The Minecraft Renaissance at OP

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The Minecraft Renaissance at OP

Image Courtesy of MOJANG

Image Courtesy of MOJANG

Image Courtesy of MOJANG

Michael Finnen, Staff Writer

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For nearly three weeks now, something has been stirring within the community at Oratory. As initial college applications have gone out and the first quarter has ended, some of the stress has been lifted from the backs of many. This has resulted is one of the largest revitalizations I have ever seen, truly fitting of the term “Renaissance.” Oratory has gone back in time for nearly 5-6 years and has returned to Minecraft

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Minecraft is a game familiar to most everyone, which reached its peak popularity in and around 2013, 2014, and 2015. At that time, this game was everywhere, there were not many places you could go without seeing something Minecraft related. However, after its peak years, the craze died down, and Minecraft was largely abandoned and out of popular culture. It became associated with children, despite the varied demographics of its player base, and it fell to the wayside.

Even though the game was forgotten about by a majority of people, its developers continued to update it, adding new features very consistently. As many kids left Minecraft to move on to other titles such as Fortnite, many people were encouraged to come back to the game because it had lost its reputation as being a kid’s game. This trend is real: 2019 has seen another rise. 

(Look here if you are interested https://trends.

.com/trends/explore?date=all&q=minecraft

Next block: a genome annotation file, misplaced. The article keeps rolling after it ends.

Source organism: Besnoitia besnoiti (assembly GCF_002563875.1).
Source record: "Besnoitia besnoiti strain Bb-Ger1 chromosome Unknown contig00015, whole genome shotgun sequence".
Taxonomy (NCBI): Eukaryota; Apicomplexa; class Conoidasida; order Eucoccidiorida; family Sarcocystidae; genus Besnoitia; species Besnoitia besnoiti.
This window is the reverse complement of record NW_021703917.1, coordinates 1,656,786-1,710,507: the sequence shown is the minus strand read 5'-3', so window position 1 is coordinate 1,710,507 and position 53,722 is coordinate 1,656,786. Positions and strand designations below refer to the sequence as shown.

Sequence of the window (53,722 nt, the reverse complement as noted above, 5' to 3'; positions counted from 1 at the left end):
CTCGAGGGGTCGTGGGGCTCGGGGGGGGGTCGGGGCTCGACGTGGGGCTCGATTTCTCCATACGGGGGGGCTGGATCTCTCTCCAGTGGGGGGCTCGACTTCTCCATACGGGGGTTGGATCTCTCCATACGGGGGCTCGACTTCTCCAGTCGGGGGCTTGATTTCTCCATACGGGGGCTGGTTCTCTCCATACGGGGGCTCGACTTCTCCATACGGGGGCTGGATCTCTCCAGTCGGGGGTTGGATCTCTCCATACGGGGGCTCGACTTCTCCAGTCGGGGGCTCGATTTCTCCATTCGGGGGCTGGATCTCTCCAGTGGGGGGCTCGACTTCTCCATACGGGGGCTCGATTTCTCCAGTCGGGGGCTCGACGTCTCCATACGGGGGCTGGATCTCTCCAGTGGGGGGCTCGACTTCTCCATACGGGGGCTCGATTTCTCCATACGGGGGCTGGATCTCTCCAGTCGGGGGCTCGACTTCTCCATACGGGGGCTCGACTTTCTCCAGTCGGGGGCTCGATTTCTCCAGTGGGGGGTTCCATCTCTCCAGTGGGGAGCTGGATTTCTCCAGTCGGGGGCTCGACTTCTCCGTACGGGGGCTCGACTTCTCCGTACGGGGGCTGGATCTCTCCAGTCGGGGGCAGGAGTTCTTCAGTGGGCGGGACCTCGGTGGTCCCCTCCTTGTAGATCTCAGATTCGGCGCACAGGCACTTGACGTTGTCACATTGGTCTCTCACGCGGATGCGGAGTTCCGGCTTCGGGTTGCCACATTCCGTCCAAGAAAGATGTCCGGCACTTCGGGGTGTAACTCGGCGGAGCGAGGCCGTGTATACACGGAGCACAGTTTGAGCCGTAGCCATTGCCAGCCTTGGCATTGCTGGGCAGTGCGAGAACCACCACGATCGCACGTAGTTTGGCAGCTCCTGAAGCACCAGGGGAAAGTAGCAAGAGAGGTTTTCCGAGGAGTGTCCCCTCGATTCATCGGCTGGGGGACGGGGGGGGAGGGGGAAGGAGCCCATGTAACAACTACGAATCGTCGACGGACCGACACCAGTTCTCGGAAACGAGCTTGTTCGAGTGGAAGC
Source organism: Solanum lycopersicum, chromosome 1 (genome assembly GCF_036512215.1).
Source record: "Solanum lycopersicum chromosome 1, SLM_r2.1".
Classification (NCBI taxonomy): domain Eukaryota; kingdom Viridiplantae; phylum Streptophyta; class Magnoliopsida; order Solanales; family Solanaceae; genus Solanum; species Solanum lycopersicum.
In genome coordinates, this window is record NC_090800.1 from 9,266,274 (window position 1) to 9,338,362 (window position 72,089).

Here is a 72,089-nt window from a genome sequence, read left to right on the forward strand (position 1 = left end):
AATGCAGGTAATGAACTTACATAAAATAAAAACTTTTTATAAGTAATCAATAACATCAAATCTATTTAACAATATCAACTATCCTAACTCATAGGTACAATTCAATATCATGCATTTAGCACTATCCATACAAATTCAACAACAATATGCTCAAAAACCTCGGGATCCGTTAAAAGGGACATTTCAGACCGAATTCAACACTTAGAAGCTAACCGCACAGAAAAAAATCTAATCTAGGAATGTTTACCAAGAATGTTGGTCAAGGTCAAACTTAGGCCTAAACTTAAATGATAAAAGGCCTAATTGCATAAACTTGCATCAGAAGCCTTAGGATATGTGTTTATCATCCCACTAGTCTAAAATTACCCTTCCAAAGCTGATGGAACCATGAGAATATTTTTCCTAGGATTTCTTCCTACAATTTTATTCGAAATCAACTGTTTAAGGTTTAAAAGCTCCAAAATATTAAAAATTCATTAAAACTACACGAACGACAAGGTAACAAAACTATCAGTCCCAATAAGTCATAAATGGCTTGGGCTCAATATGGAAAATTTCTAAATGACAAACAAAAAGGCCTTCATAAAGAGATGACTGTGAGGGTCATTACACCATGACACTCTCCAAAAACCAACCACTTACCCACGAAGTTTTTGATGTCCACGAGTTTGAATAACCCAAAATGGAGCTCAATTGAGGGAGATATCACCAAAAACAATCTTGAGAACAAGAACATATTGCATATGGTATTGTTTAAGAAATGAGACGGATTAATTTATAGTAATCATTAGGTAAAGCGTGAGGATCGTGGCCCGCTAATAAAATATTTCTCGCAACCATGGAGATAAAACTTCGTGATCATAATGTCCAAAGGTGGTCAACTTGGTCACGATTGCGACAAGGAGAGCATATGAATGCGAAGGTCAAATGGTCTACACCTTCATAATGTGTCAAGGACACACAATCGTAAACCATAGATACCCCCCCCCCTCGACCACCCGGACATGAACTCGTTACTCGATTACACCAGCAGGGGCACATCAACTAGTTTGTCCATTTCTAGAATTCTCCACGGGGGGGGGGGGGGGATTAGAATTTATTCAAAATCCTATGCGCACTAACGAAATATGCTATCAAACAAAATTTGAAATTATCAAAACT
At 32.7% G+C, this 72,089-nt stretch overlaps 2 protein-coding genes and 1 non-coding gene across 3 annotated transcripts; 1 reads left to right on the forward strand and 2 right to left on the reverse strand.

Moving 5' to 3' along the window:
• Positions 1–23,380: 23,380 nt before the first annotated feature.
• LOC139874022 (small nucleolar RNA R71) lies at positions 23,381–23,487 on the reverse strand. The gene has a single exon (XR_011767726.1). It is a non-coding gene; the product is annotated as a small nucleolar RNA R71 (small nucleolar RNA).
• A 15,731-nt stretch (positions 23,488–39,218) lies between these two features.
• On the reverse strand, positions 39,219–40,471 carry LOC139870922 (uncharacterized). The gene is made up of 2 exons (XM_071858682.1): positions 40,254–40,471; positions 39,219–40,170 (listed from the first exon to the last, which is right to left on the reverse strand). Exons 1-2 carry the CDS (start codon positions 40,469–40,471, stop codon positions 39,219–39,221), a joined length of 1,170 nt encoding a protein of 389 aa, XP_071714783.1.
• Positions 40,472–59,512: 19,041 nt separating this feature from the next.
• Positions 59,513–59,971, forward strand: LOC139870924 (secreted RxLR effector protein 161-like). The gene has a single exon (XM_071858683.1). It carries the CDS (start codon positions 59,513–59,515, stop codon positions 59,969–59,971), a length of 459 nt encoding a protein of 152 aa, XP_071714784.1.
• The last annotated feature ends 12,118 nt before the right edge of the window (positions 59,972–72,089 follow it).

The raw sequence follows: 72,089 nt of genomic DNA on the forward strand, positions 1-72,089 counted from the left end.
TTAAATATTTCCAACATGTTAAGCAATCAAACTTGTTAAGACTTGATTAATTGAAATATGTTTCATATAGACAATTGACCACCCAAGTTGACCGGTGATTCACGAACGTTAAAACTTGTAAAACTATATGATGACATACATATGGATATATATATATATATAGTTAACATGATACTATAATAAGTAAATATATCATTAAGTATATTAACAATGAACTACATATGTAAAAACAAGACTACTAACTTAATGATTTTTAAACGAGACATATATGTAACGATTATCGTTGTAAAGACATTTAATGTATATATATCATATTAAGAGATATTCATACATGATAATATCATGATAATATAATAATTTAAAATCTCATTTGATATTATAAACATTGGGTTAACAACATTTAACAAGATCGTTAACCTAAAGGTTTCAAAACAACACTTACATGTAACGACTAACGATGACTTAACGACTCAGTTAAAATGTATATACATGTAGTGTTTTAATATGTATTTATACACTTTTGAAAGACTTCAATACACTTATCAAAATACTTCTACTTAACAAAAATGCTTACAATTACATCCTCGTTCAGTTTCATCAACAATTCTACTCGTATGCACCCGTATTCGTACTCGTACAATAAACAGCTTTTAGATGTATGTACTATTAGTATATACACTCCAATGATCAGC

)

What does all of this mean for Oratory? Well, this revival in Minecraft’s popularity has also reached the doors of the Ram. Many Oratory students, especially the seniors, are now taking part in this new revival, reliving their old nostalgia and playing their hearts out. I have even found myself coming back to the game after not having played it in a very long time, enjoying myself and remembering all of the things I used to do. 

I think much of the enjoyment stems from the community aspect of the game. I know I would not be playing the game if everyone else was also not playing. But, it is really enjoyable listening to Max Russo’s exhilaration when he finds a diamond or seeing underclassmen also joining in on the trend, or even just having a friendly rivalry between two distinctly different friend groups about who can progress faster. It feels like a community when everyone is enjoying something at the same time. 

I asked around to perhaps learn more about why everyone else has come back to Minecraft. They had a range of different things to say:

 

“Minecraft is fun and nostalgic, easy to pick up and play, and a great cooperative game to play with your Oratory brothers”

— Nick Looney

“For the lads, it changes brothers to brethren

— Owen O'Loughlin

“Because Minecraft is fun

— Andrew Stelmach

“Nostalgia

— Kyle Roethlin

“Minecraft is the greatest game of all time; it’s a timeless masterpiece

— Nathanael Yeager

Wherever this Renaissance came from, and whenever it will end, I am happy that it is something that can transcend grade levels and encompass the whole school. Whether you are a senior or a freshman, everyone can relate to and commonly enjoying a joke about Minecraft and reliving the nostalgia of our younger years.

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